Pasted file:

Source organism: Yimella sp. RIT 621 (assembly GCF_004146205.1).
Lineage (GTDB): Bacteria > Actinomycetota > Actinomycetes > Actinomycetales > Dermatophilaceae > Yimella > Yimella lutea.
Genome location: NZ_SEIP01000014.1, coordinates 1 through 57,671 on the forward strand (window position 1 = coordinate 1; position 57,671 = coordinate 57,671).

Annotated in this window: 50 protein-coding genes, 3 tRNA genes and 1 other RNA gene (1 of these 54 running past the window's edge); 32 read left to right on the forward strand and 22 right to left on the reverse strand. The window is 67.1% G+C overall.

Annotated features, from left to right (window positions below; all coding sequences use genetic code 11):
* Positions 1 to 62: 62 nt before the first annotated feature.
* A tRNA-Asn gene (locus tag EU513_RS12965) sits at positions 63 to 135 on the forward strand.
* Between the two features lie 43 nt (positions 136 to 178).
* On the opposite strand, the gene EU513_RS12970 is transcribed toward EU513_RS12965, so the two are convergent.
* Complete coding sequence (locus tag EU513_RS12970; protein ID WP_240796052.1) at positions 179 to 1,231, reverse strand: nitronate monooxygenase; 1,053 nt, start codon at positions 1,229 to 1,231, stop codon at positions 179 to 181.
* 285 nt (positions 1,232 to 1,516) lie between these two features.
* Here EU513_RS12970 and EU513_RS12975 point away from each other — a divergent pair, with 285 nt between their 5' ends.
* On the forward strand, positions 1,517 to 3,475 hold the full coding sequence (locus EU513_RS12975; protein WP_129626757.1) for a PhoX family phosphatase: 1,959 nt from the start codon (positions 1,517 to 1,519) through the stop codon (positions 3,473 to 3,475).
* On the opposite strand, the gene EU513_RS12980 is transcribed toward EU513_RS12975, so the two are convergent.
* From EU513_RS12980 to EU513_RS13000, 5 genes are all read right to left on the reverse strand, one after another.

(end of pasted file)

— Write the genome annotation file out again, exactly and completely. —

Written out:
Source organism: Yimella sp. RIT 621 (assembly GCF_004146205.1).
Lineage (GTDB): Bacteria > Actinomycetota > Actinomycetes > Actinomycetales > Dermatophilaceae > Yimella > Yimella lutea.
Genome location: NZ_SEIP01000014.1, coordinates 1 through 57,671 on the forward strand (window position 1 = coordinate 1; position 57,671 = coordinate 57,671).

Annotated in this window: 50 protein-coding genes, 3 tRNA genes and 1 other RNA gene (1 of these 54 running past the window's edge); 32 read left to right on the forward strand and 22 right to left on the reverse strand. The window is 67.1% G+C overall.

Annotated features, from left to right (window positions below; all coding sequences use genetic code 11):
* Positions 1 to 62: 62 nt before the first annotated feature.
* A tRNA-Asn gene (locus tag EU513_RS12965) sits at positions 63 to 135 on the forward strand.
* Between the two features lie 43 nt (positions 136 to 178).
* On the opposite strand, the gene EU513_RS12970 is transcribed toward EU513_RS12965, so the two are convergent.
* Complete coding sequence (locus tag EU513_RS12970; protein ID WP_240796052.1) at positions 179 to 1,231, reverse strand: nitronate monooxygenase; 1,053 nt, start codon at positions 1,229 to 1,231, stop codon at positions 179 to 181.
* 285 nt (positions 1,232 to 1,516) lie between these two features.
* Here EU513_RS12970 and EU513_RS12975 point away from each other — a divergent pair, with 285 nt between their 5' ends.
* On the forward strand, positions 1,517 to 3,475 hold the full coding sequence (locus EU513_RS12975; protein WP_129626757.1) for a PhoX family phosphatase: 1,959 nt from the start codon (positions 1,517 to 1,519) through the stop codon (positions 3,473 to 3,475).
* On the opposite strand, the gene EU513_RS12980 is transcribed toward EU513_RS12975, so the two are convergent.
* From EU513_RS12980 to EU513_RS13000, 5 genes are all read right to left on the reverse strand, one after another.